One of the followers of this blog commented on how seeing Isaac Werner's signature moved her, bringing him to life in a way that his transcribed words alone could not do. I have shared in an earlier blog post how special it was for me to receive the gift of a book in which Isaac had written his name. Although I still long for the discovery of a photograph of Isaac, his signature remains almost as intimate.
Of course, I spent months transcribing his 480 page journal, so I can certainly recognize his writing. Early blogs have explored the significance of dropping cursive writing from the curriculum of public schools. The art of a distinctive penmanship has been a mark of education and aesthetic appreciation for generations, and the abandonment of that discipline is regretted as disappointing by many of us.
In past years I was often complimented for my style of printing. Today, I am more likely to be complimented for my cursive script. Either way, I believe how we write introduces us in a particular way. Many graduates of the past decade no longer have been taught cursive, and even their training in printing is treated as only an adjunct to the "real" writing they will be doing electronically. In short, writing by hand is not taught as particularly important, and it certainly is not considered an extension of the writer's personality, respectfulness, or education.
Transcribing Isaac's penmanship from his journal was challenging, not because his writing was careless but rather because of how densely he often wrote and because some of the lettering was of a style no longer used.
However, the biggest problem was the ink. I suspect that living far from town without a horse may have caused Isaac to stretch his ink by adding water when he noticed the ink well getting low and he had no plans for a trip to town. The paleness of the ink did not appear to be the result of fading through exposure to sunlight.
In 2016, the Berk's History Center republished the April 12, 1946 article by Luke Sutliff titled "An Old Recipe for the Making of Ink. The recipe was taken from a 1748 German Almanac. "It often happens that if people in our country have something to write they will take gunpowder and water, and make ink, and write with it." The author of the recipe complained that when the gunpowder and water ink dried, it not only smeared but could be wiped off the paper.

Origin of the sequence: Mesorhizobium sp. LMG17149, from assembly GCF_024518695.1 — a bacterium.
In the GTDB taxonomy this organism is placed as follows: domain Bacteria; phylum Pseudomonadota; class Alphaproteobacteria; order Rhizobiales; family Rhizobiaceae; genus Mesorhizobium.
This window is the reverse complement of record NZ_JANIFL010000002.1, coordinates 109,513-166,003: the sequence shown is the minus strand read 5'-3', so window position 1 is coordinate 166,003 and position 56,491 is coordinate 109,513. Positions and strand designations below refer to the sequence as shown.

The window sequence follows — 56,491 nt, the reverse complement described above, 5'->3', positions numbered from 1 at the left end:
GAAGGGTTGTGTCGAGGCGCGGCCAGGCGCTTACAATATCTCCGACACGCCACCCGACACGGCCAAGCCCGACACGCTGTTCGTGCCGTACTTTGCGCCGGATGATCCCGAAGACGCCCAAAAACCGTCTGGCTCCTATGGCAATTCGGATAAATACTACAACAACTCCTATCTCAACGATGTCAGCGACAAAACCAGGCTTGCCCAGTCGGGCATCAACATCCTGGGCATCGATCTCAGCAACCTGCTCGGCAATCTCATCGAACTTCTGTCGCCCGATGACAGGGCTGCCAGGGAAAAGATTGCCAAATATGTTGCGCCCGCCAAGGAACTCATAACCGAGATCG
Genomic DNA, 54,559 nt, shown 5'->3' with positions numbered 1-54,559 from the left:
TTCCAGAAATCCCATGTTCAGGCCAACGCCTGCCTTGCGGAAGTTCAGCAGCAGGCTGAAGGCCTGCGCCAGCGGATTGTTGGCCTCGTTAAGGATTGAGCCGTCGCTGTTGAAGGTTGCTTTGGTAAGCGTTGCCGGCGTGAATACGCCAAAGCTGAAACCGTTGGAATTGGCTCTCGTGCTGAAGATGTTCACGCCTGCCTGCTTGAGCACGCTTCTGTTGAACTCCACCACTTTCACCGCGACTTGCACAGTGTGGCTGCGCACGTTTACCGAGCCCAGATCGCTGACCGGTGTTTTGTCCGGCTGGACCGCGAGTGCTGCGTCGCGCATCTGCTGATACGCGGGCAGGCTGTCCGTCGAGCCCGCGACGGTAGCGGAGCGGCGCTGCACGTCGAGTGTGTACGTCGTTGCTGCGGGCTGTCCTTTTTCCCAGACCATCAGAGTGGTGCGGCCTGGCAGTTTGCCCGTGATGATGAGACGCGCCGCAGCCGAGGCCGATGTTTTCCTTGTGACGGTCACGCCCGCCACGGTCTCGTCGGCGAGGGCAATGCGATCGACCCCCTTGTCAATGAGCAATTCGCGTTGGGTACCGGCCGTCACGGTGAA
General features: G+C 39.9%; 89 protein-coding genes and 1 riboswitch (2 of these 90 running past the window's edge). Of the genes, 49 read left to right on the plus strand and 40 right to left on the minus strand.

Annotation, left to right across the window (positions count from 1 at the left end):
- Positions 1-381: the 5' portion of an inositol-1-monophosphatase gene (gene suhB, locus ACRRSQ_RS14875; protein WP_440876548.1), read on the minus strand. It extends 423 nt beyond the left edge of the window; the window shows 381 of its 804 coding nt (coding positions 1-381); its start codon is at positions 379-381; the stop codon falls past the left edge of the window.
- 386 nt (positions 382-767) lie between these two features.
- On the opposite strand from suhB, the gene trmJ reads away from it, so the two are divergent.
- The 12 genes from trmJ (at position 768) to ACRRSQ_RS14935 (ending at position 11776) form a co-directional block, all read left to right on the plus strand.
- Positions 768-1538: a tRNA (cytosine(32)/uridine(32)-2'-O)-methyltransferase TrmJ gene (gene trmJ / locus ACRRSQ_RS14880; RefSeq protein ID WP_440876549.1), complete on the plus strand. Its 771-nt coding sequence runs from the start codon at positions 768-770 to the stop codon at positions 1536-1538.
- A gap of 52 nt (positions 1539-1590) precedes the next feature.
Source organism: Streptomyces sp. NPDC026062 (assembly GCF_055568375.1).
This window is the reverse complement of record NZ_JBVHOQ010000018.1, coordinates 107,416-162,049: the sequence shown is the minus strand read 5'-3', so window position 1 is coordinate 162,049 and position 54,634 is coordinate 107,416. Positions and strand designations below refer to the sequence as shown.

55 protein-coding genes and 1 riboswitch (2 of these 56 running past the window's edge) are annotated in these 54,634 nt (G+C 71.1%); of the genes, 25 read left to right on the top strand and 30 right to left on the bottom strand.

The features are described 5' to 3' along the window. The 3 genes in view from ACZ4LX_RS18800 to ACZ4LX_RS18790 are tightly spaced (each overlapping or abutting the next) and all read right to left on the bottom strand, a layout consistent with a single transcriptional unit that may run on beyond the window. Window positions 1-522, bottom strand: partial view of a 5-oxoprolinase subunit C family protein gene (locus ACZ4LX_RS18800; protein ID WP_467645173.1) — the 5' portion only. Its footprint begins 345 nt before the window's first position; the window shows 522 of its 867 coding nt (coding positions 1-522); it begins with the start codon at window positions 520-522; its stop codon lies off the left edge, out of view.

Instead, his recipe suggested "pulverize a piece of cherry tree gum the size of a bean, let it dissolve in as much water as half an egg shell can hold and add the [gun?] powder afterward for then the ink will not wipe out." The author also suggested "gallnuts from oak trees in the late summer when they are ready to fall and are soft" with a recipe including vinegar, vitriol and gum added later.
The ink recipes sounded confusing to me, but the 1946 article had added an ink recipe from the 1943 World Book Encyclopedia, and I hoped it might be simpler. It wasn't! It involved a "pound of bruised nutgalls, one gallon boiling water, five and one-third ounces of sulphate of iron..., three ounces gum Arabic previously dissolved, and a few drops of antiseptic such as carbolic acid." I failed to make it through the details of steeping and straining.
Not only do I now understand why Isaac would have preferred to buy his ink in town and water it a bit if he ran low before he anticipated another trip to town. I am also grateful for my ball point pens!